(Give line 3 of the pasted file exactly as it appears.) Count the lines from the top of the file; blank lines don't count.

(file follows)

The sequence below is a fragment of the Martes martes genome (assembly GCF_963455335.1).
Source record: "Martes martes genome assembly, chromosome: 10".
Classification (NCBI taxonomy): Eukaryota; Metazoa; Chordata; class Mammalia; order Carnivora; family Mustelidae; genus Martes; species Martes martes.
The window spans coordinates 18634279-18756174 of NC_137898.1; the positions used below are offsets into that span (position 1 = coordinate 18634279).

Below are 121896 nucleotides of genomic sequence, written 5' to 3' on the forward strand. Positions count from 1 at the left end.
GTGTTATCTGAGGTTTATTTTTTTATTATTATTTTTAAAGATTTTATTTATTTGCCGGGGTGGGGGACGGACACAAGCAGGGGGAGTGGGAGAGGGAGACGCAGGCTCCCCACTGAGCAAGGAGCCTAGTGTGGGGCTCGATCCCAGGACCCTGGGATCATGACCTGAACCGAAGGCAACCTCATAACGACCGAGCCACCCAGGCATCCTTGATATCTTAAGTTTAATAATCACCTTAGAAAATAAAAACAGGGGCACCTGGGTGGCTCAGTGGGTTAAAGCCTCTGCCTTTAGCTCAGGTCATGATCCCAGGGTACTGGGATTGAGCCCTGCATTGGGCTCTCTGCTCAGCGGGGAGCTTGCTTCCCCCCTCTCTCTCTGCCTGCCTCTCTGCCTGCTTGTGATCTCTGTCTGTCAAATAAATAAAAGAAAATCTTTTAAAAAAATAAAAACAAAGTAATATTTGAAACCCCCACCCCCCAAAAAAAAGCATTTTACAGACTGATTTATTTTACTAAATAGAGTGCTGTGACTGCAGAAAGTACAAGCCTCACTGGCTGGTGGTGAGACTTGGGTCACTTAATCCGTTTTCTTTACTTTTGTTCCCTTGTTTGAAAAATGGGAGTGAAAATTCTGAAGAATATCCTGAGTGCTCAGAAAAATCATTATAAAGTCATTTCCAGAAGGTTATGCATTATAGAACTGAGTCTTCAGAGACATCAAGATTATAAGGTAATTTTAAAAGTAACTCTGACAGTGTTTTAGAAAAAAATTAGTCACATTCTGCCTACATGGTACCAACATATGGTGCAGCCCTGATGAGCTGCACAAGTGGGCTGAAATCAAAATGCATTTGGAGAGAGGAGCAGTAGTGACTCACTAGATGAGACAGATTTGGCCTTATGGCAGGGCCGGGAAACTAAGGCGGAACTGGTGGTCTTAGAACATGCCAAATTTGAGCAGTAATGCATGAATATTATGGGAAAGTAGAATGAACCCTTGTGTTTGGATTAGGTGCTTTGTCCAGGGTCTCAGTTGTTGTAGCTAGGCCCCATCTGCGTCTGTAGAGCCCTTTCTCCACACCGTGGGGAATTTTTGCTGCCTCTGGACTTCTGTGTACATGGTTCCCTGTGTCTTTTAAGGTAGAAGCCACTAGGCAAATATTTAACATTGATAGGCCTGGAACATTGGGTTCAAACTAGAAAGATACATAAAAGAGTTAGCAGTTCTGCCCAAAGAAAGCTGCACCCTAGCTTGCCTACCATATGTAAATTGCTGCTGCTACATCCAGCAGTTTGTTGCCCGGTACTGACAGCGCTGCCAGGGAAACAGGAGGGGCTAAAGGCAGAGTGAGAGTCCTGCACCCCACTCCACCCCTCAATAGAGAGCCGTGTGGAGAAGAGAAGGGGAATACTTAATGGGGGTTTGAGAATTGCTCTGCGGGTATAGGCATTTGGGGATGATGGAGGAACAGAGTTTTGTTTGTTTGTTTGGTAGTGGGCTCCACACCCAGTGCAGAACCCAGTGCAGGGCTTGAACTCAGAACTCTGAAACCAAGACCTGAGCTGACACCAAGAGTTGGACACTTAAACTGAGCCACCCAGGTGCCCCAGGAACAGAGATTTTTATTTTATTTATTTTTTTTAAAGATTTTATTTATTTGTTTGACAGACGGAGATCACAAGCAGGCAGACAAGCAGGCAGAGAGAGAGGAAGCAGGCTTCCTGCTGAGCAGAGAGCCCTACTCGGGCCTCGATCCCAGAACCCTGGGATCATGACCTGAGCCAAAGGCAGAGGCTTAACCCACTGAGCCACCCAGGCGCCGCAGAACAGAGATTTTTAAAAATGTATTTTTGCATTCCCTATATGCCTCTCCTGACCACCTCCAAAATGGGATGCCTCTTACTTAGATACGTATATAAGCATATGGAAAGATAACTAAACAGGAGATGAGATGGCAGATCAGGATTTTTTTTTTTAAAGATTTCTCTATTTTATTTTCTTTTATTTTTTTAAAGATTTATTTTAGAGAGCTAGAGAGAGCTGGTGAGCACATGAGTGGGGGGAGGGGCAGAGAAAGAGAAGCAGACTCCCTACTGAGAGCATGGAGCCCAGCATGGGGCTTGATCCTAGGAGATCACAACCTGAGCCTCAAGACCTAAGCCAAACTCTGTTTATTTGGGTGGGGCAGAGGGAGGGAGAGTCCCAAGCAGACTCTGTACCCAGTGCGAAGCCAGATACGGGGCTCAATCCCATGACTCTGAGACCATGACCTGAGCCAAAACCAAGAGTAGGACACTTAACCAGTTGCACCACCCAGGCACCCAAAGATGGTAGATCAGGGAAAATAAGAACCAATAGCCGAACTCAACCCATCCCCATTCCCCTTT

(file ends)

Classification (NCBI taxonomy): Eukaryota; Metazoa; Chordata; class Mammalia; order Carnivora; family Mustelidae; genus Martes; species Martes martes.